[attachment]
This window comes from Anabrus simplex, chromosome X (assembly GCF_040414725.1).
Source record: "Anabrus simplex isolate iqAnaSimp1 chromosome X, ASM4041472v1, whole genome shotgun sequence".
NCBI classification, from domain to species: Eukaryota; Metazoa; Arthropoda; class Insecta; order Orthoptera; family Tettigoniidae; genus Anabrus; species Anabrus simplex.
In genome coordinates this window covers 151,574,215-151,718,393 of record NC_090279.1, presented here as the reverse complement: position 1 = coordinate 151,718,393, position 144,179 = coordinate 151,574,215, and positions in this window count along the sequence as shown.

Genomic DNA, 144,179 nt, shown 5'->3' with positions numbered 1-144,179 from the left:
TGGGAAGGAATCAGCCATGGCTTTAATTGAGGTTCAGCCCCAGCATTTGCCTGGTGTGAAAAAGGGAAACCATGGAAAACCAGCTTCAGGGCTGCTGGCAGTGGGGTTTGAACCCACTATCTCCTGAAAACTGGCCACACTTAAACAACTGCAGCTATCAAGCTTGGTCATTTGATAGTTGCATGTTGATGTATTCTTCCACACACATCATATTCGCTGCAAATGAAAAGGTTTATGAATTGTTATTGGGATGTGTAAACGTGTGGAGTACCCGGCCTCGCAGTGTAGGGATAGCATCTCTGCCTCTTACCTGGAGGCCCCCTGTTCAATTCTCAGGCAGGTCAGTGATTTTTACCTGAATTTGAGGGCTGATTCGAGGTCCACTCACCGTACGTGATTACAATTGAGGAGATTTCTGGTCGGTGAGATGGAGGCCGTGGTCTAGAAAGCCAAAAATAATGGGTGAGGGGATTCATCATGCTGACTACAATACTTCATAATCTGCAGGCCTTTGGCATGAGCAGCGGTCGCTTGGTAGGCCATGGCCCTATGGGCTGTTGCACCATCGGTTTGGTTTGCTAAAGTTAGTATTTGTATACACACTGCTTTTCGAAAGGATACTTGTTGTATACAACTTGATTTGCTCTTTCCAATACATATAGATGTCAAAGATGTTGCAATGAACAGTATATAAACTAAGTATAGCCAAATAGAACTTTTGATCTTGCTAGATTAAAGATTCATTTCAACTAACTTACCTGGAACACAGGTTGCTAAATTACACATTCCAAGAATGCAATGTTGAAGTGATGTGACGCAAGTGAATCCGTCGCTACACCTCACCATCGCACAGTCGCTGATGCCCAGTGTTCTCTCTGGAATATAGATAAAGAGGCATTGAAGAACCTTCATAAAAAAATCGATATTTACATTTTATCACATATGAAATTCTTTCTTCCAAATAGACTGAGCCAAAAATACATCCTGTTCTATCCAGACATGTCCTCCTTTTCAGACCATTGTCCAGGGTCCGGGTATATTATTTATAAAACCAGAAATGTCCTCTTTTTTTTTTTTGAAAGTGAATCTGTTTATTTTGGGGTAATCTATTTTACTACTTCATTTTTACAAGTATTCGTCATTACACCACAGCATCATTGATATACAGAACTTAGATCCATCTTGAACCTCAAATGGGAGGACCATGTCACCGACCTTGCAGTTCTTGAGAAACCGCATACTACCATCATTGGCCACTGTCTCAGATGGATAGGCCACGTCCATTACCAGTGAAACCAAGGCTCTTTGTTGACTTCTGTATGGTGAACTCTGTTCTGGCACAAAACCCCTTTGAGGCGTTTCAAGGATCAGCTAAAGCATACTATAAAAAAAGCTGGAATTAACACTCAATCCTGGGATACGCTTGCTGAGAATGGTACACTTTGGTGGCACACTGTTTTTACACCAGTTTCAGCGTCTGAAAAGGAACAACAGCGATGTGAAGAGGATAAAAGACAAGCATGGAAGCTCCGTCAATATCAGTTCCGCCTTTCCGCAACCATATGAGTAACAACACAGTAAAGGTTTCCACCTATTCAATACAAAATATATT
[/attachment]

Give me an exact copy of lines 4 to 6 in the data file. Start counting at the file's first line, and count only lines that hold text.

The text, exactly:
In genome coordinates this window covers 151,574,215-151,718,393 of record NC_090279.1, presented here as the reverse complement: position 1 = coordinate 151,718,393, position 144,179 = coordinate 151,574,215, and positions in this window count along the sequence as shown.

Genomic DNA, 144,179 nt, shown 5'->3' with positions numbered 1-144,179 from the left:
TGGGAAGGAATCAGCCATGGCTTTAATTGAGGTTCAGCCCCAGCATTTGCCTGGTGTGAAAAAGGGAAACCATGGAAAACCAGCTTCAGGGCTGCTGGCAGTGGGGTTTGAACCCACTATCTCCTGAAAACTGGCCACACTTAAACAACTGCAGCTATCAAGCTTGGTCATTTGATAGTTGCATGTTGATGTATTCTTCCACACACATCATATTCGCTGCAAATGAAAAGGTTTATGAATTGTTATTGGGATGTGTAAACGTGTGGAGTACCCGGCCTCGCAGTGTAGGGATAGCATCTCTGCCTCTTACCTGGAGGCCCCCTGTTCAATTCTCAGGCAGGTCAGTGATTTTTACCTGAATTTGAGGGCTGATTCGAGGTCCACTCACCGTACGTGATTACAATTGAGGAGATTTCTGGTCGGTGAGATGGAGGCCGTGGTCTAGAAAGCCAAAAATAATGGGTGAGGGGATTCATCATGCTGACTACAATACTTCATAATCTGCAGGCCTTTGGCATGAGCAGCGGTCGCTTGGTAGGCCATGGCCCTATGGGCTGTTGCACCATCGGTTTGGTTTGCTAAAGTTAGTATTTGTATACACACTGCTTTTCGAAAGGATACTTGTTGTATACAACTTGATTTGCTCTTTCCAATACATATAGATGTCAAAGATGTTGCAATGAACAGTATATAAACTAAGTATAGCCAAATAGAACTTTTGATCTTGCTAGATTAAAGATTCATTTCAACTAACTTACCTGGAACACAGGTTGCTAAATTACACATTCCAAGAATGCAATGTTGAAGTGATGTGACGCAAGTGAATCCGTCGCTACACCTCACCATCGCACAGTCGCTGATGCCCAGTGTTCTCTCTGGAATATAGATAAAGAGGCATTGAAGAACCTTCATAAAAAAATCGATATTTACATTTTATCACATATGAAATTCTTTCTTCCAAATAGACTGAGCCAAAAATACATCCTGTTCTATCCAGACATGTCCTCCTTTTCAGACCATTGTCCAGGGTCCGGGTATATTATTTATAAAACCAGAAATGTCCTCTTTTTTTTTTTTGAAAGTGAATCTGTTTATTTTGGGGTAATCTATTTTACTACTTCATTTTTACAAGTATTCGTCATTACACCACAGCATCATTGATATACAGAACTTAGATCCATCTTGAACCTCAAATGGGAGGACCATGTCACCGACCTTGCAGTTCTTGAGAAACCGCATACTACCATCATTGGCCACTGTCTCAGATGGATAGGCCACGTCCATTACCAGTGAAACCAAGGCTCTTTGTTGACTTCTGTATGGTGAACTCTGTTCTGGCACAAAACCCCTTTGAGGCGTTTCAAGGATCAGCTAAAGCATACTATAAAAAAAGCTGGAATTAACACTCAATCCTGGGATACGCTTGCTGAGAATGGTACACTTTGGTGGCACACTGTTTTTACACCAGTTTCAGCGTCTGAAAAGGAACAACAGCGATGTGAAGAGGATAAAAGACAAGCATGGAAGCTCCGTCAATATCAGTTCCGCCTTTCCGCAACCATATGAGTAACAACACAGTAAAGGTTTCCACCTATTCAATACAAAATATATT